Future proofing your company for the changing face of work
According to PWC, by 2020 Millennials (born 1981-1995) will form 50% of the global workforce and that figure rises to 75% by 2025 if Deloitte are to be believed. Is your company ready to benefit from these fresh faces?
To make the most of this generational swing, you must consider how they’ll fit with your current personnel.
In recognition of loyal service to their employers, the most senior roles in any organization tend to be the reserve of the Baby Boomers (those born at the end of WW2) and Generation X (1965-1980) - with many expecting a job for life.
Those nearing retirement used to dictate office culture, commanding respect, a heavy hitting job title and preferably the corner office. Then Generation X arrived, keen to build on what had gone before they embraced technology and revisited the work/life balance through flexi-time and job sharing. Both groups valued the comfort of a ‘stable job’ with its clearly defined hierarchy and ultimate promise of a pension, but the more cynical X’s favoured leadership rather than management and flatter organizational structures began to emerge.
Now the Millennials also known as Generation Y, are making their presence felt. For them achievements are more important than hours spent at a desk. Their lives are driven by technology and they value the kudos of well known brands.
Redundancy is no threat to the Millennial, who has the connected confidence to make a job rather than take a job if needed. They’re ambitious, but don’t rely on a company to build their career - indeed most studies suggest that Millennials value parenthood and family over occupation. This generation are also more likely to want hybrid roles rather than those with tightly worded job descriptions, as access to information makes it easy for them to self teach. Managers of Generation Y should be supportive and expect to be questioned rather than obeyed.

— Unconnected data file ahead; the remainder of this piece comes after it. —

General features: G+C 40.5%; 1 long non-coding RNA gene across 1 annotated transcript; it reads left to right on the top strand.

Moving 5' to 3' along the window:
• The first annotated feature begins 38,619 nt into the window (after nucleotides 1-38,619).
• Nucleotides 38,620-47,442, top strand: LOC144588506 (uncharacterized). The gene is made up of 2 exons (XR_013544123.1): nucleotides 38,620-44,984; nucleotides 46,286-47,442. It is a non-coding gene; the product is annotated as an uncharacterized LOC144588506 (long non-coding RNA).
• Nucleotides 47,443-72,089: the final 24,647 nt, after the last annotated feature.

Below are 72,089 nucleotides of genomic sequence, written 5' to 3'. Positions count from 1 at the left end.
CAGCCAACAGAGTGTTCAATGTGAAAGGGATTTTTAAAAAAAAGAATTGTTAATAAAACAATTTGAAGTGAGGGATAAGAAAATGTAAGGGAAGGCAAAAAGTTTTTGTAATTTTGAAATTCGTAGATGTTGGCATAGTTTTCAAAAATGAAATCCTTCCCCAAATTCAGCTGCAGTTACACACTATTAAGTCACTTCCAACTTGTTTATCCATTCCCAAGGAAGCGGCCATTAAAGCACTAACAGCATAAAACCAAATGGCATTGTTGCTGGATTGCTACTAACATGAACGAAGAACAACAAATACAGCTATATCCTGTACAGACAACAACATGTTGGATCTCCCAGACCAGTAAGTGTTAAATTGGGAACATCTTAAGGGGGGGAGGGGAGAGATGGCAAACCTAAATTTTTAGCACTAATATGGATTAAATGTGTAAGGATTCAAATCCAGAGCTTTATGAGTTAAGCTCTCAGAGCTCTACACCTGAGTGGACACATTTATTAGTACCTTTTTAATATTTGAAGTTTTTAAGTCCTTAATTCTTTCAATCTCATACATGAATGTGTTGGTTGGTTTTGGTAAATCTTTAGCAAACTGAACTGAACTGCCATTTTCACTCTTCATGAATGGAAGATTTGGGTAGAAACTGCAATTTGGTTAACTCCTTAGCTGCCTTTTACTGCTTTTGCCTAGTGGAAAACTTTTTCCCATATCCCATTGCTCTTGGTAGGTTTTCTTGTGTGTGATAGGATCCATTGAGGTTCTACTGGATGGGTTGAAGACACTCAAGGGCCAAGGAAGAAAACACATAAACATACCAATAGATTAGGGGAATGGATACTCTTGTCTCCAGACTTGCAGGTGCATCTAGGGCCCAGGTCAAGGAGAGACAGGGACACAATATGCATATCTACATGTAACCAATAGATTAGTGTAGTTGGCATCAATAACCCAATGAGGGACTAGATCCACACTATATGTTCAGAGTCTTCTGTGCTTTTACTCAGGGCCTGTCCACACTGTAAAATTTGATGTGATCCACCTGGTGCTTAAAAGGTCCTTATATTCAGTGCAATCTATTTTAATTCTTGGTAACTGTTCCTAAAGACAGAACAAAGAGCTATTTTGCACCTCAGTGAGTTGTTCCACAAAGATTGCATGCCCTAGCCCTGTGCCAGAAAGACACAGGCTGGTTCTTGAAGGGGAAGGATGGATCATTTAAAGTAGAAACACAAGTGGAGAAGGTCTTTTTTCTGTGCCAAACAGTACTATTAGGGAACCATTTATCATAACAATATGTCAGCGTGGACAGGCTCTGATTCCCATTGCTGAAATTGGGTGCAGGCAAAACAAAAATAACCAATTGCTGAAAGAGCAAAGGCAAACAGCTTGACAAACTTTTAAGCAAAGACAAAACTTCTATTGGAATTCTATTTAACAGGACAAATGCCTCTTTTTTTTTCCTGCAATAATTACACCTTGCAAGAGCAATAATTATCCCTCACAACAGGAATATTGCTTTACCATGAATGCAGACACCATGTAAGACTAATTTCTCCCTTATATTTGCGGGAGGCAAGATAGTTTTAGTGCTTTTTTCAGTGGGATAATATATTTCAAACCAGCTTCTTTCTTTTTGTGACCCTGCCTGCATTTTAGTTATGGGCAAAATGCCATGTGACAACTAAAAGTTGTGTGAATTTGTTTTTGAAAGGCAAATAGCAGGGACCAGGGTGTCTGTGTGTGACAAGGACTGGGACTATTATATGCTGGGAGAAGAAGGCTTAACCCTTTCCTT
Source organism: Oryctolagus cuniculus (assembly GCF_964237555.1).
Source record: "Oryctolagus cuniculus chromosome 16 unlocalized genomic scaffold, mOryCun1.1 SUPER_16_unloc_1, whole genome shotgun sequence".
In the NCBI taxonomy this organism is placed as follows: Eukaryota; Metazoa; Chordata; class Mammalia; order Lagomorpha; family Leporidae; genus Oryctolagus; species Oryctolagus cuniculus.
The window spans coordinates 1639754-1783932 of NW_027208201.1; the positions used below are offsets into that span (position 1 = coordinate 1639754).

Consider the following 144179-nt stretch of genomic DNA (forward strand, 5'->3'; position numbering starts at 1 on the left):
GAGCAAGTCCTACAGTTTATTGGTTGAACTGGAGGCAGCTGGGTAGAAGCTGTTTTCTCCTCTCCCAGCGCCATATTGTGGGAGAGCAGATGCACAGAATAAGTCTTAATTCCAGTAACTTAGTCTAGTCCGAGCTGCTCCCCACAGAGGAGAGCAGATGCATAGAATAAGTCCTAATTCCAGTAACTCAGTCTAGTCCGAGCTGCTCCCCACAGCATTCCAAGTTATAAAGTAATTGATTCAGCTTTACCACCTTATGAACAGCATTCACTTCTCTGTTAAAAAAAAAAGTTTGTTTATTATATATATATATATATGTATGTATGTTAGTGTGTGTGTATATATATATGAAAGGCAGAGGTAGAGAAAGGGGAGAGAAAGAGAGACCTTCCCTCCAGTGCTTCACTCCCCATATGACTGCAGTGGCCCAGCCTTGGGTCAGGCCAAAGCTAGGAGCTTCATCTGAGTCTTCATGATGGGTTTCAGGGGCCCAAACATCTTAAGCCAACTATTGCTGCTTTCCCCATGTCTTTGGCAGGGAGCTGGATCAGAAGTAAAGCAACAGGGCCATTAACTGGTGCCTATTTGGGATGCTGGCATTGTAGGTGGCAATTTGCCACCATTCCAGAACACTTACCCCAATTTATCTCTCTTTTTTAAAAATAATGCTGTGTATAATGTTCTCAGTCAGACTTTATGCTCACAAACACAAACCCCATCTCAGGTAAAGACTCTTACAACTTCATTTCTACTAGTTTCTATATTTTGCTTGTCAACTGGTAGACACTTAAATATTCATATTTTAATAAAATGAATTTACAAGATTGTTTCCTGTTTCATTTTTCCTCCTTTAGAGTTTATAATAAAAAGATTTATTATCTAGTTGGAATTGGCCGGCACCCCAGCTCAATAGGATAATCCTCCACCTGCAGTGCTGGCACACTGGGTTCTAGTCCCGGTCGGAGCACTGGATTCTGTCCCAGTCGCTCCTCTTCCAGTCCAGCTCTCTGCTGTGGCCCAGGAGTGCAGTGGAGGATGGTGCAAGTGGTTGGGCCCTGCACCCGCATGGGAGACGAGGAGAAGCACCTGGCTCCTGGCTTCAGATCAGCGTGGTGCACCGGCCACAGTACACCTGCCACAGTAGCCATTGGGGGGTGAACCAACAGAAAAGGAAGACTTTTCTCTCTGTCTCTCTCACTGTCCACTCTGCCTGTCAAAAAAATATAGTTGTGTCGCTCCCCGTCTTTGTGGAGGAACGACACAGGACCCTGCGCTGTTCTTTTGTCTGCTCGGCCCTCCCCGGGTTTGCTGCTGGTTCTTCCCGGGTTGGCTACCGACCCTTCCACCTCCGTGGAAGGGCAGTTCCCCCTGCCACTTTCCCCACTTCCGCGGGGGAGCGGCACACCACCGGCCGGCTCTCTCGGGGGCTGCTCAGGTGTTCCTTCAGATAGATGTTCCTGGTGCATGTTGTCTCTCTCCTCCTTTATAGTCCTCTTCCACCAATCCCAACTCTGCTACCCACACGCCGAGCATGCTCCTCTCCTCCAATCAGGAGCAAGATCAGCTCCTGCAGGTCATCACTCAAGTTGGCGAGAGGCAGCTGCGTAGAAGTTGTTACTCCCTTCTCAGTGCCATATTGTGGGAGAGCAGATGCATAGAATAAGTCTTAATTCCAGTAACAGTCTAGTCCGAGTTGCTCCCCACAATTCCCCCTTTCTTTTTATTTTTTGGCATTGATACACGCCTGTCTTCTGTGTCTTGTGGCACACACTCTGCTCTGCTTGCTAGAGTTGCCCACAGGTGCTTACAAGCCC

But it doesn’t stop with the Millennials and in a couple of years graduate recruitment will bring a whole new wave of Generation Z’s (born 1996-2010) into the workplace. This group want experiences rather than things, so the conventional lures of health care and a company car lose their appeal.
Generation Z’s are always on and their mobile lifestyle means office buildings will morph into multiple working environments with companies accepting that continual collaboration and sharing is more efficient than scheduled meetings.
Thankfully, despite their differences, the multi-generational workforce is still human and companies should focus on the following areas to make the most of it.
Communications: Face to face will always have most impact, but telephone and email are also universal. Use the tools that each group trusts but pay close attention to the language and platforms used e.g. formal/informal, abbreviations, text messaging, social media, video, etc.
Leadership: Age doesn’t matter if employees unite under common goals and everyone needs recognition (although how this should be delivered will vary). Flexibility is key. Consider mentoring and accommodate different learning styles to help your personnel reach their full potential.
Benefits: Best packages still tend to be linked to seniority in an organization rather than age, but consider the value of your rewards in employee terms and look for ways to adapt these rather than imposing blanket perks.
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